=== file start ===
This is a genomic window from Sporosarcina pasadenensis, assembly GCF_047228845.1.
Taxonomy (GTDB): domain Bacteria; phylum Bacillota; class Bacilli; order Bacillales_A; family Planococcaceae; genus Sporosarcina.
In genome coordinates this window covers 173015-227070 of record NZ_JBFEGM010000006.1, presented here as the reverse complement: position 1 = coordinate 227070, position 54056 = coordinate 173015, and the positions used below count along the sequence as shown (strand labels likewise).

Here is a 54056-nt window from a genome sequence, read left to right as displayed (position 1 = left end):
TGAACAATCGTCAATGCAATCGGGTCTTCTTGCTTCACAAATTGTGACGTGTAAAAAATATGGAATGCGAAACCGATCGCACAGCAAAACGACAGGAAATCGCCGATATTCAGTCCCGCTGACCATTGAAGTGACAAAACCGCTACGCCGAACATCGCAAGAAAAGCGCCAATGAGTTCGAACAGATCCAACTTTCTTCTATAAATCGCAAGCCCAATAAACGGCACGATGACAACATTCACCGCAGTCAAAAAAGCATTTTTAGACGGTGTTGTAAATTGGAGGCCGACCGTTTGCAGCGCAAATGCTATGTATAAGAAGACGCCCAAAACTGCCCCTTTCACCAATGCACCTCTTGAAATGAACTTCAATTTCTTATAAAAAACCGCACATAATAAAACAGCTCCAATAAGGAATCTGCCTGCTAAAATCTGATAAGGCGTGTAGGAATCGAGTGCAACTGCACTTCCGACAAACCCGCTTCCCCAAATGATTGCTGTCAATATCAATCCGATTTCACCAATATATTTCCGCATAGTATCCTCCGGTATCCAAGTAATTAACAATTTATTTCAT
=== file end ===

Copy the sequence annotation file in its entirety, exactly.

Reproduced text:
This is a genomic window from Sporosarcina pasadenensis, assembly GCF_047228845.1.
Taxonomy (GTDB): domain Bacteria; phylum Bacillota; class Bacilli; order Bacillales_A; family Planococcaceae; genus Sporosarcina.
In genome coordinates this window covers 173015-227070 of record NZ_JBFEGM010000006.1, presented here as the reverse complement: position 1 = coordinate 227070, position 54056 = coordinate 173015, and the positions used below count along the sequence as shown (strand labels likewise).

Here is a 54056-nt window from a genome sequence, read left to right as displayed (position 1 = left end):
TGAACAATCGTCAATGCAATCGGGTCTTCTTGCTTCACAAATTGTGACGTGTAAAAAATATGGAATGCGAAACCGATCGCACAGCAAAACGACAGGAAATCGCCGATATTCAGTCCCGCTGACCATTGAAGTGACAAAACCGCTACGCCGAACATCGCAAGAAAAGCGCCAATGAGTTCGAACAGATCCAACTTTCTTCTATAAATCGCAAGCCCAATAAACGGCACGATGACAACATTCACCGCAGTCAAAAAAGCATTTTTAGACGGTGTTGTAAATTGGAGGCCGACCGTTTGCAGCGCAAATGCTATGTATAAGAAGACGCCCAAAACTGCCCCTTTCACCAATGCACCTCTTGAAATGAACTTCAATTTCTTATAAAAAACCGCACATAATAAAACAGCTCCAATAAGGAATCTGCCTGCTAAAATCTGATAAGGCGTGTAGGAATCGAGTGCAACTGCACTTCCGACAAACCCGCTTCCCCAAATGATTGCTGTCAATATCAATCCGATTTCACCAATATATTTCCGCATAGTATCCTCCGGTATCCAAGTAATTAACAATTTATTTCAT